Everyone wants to know when the stock market, after its recent declines, will be a good value again.
The sobering news is that even at its lowest point in mid-May, the S&P 500 index wasn’t even close to being undervalued according to any of eight valuation models that my research shows have the best long-term track records.
The recent bounce in the S&P 500—up 5.3% since May 19—could be just a passing bear-market rally, or it could be a new bull-market leg.
But if it proves to be the latter, it is all but certain that factors other than undervaluation are helping drive stocks higher.
The eight valuation indicators that have proved best at predicting 10-year returns, inflation-adjusted, for the stock market are a subject I have covered before. And while it is possible that other valuation models exist that are just as good at predicting bull markets, I haven’t discovered any.
On balance, these eight indicators at the mid-May low stood at more than twice the average valuation of the bear-market bottoms seen in the past 50 years. And, seen in comparison with all monthly readings of the past 50 years, the average of the eight measurements was in the 88th percentile.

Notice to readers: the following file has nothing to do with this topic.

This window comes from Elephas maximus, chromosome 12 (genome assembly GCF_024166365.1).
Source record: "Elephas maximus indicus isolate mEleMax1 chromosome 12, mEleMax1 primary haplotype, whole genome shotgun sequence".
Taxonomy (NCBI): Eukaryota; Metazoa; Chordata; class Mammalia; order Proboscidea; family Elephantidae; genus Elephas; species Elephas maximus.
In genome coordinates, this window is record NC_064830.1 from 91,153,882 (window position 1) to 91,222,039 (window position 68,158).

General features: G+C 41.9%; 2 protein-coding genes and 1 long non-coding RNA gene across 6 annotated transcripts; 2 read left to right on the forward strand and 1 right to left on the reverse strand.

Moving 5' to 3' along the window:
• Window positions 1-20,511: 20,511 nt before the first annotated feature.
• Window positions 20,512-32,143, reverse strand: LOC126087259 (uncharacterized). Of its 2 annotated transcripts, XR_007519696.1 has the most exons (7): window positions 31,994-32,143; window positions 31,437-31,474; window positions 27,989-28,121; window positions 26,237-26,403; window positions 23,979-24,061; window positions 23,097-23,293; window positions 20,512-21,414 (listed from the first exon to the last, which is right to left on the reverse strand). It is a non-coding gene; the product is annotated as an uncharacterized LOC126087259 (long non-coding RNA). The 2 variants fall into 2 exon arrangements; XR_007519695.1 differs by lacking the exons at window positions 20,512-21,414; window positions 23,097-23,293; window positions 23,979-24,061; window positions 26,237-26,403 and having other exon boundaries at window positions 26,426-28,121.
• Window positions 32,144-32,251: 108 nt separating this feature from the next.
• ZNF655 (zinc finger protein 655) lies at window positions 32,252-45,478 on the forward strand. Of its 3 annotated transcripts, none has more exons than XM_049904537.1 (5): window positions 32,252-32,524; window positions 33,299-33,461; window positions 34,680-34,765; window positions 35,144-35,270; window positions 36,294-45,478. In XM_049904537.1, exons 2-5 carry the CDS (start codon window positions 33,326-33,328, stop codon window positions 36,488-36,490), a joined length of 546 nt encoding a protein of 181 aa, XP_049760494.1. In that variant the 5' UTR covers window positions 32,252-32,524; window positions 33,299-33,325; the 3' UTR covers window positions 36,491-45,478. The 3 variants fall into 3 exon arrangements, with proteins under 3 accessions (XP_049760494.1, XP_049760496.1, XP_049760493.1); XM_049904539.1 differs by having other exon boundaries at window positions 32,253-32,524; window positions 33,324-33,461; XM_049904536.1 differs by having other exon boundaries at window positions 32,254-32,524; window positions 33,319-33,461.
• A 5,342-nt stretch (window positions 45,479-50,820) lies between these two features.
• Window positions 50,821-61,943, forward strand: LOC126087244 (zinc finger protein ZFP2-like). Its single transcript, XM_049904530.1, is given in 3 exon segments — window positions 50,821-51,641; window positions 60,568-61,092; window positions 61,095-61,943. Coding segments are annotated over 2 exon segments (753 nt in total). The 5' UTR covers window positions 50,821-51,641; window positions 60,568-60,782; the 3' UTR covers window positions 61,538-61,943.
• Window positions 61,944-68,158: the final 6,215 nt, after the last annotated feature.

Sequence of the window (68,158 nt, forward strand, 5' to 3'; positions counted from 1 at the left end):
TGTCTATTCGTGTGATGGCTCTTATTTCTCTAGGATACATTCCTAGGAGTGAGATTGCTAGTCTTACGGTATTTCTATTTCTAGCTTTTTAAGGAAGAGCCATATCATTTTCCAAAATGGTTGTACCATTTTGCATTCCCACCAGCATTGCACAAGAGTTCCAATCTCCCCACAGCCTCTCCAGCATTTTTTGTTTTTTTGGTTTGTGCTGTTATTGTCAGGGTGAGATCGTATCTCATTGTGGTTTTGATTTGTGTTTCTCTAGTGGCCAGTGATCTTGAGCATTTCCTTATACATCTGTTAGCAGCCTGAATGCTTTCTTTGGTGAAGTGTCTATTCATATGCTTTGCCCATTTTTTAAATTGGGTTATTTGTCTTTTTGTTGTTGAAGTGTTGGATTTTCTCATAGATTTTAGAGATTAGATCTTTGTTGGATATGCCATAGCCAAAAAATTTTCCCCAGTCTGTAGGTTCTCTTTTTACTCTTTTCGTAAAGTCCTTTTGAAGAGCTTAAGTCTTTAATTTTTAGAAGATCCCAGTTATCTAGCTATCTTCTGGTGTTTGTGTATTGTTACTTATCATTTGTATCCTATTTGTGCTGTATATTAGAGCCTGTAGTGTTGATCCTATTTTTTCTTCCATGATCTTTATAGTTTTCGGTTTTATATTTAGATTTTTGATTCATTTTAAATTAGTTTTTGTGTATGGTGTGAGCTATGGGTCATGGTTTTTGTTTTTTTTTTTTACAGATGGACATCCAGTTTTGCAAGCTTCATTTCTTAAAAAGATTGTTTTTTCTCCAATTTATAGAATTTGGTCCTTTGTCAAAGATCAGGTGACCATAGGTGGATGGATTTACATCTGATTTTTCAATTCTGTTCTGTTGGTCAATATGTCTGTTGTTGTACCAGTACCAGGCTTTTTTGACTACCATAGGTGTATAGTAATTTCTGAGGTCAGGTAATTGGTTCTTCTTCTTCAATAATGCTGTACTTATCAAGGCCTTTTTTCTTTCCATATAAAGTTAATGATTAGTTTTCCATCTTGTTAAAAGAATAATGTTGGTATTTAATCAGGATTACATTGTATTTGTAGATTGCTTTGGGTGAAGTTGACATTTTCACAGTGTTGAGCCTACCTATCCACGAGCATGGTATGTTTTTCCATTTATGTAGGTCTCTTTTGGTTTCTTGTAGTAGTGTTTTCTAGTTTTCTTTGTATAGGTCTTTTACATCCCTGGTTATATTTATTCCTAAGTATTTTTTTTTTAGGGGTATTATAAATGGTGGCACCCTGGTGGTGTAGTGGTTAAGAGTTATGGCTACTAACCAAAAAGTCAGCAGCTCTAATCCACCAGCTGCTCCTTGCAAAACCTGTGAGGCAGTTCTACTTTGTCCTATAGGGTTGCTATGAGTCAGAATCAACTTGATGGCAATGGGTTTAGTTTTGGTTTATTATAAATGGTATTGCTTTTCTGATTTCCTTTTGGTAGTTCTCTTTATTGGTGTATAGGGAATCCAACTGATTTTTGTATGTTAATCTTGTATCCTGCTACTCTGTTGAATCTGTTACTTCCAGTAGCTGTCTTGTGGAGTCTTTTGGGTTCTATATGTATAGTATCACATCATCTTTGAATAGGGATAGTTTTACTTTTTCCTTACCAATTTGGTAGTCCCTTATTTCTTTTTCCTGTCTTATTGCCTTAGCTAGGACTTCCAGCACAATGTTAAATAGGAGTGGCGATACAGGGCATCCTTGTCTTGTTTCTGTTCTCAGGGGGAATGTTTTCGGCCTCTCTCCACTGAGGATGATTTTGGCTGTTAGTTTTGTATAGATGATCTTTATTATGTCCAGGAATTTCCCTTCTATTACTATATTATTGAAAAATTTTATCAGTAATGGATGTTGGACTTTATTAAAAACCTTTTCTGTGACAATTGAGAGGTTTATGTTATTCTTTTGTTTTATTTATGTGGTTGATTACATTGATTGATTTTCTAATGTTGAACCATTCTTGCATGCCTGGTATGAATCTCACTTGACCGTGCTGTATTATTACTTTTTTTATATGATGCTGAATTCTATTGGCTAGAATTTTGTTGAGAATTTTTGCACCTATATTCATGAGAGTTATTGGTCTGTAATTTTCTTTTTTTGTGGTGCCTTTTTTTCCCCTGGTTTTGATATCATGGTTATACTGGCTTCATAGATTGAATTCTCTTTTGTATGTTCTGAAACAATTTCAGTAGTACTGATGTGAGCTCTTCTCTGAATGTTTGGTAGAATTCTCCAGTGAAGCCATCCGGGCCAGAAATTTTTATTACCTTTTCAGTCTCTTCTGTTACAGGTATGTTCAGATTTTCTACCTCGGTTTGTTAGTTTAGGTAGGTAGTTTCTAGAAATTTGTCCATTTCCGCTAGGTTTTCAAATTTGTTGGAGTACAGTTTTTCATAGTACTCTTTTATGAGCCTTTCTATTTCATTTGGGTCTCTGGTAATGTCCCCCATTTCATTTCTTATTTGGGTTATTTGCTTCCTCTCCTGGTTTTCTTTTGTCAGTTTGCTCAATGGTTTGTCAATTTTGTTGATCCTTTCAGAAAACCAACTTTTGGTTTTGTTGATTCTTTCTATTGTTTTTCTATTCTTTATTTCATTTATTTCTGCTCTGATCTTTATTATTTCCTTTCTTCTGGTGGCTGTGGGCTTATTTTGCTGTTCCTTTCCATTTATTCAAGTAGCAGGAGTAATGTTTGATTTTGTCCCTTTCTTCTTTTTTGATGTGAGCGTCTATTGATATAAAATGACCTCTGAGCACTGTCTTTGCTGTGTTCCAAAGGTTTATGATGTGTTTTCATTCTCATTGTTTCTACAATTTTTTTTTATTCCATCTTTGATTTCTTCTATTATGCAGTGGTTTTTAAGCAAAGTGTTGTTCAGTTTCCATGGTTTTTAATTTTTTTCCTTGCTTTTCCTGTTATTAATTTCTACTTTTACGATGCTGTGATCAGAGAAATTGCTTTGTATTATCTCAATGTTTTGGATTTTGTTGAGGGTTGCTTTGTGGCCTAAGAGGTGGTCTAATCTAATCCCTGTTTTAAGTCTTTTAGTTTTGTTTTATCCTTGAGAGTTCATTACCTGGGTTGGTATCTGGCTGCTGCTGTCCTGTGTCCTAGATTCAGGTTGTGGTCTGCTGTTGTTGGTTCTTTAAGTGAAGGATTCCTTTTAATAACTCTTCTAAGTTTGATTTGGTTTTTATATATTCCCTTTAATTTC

Let’s start by looking at the cyclically adjusted price/earnings ratio, or CAPE, made famous by Yale University finance professor (and Nobel laureate)
It is similar to the traditional P/E ratio, except that the denominator is based on 10-year average inflation-adjusted earnings instead of trailing one-year earnings. As with the traditional P/E, the higher the CAPE ratio, the more overvalued the market.
On May 19, the CAPE ratio stood at 30.4. That is more than double the average CAPE ratio at all bear-market bottoms since 1900, according to an analysis by my firm, Hulbert Ratings, of bear markets included in a calendar maintained by Ned Davis Research. While some might think comparisons from so long ago aren’t relevant under current conditions, a…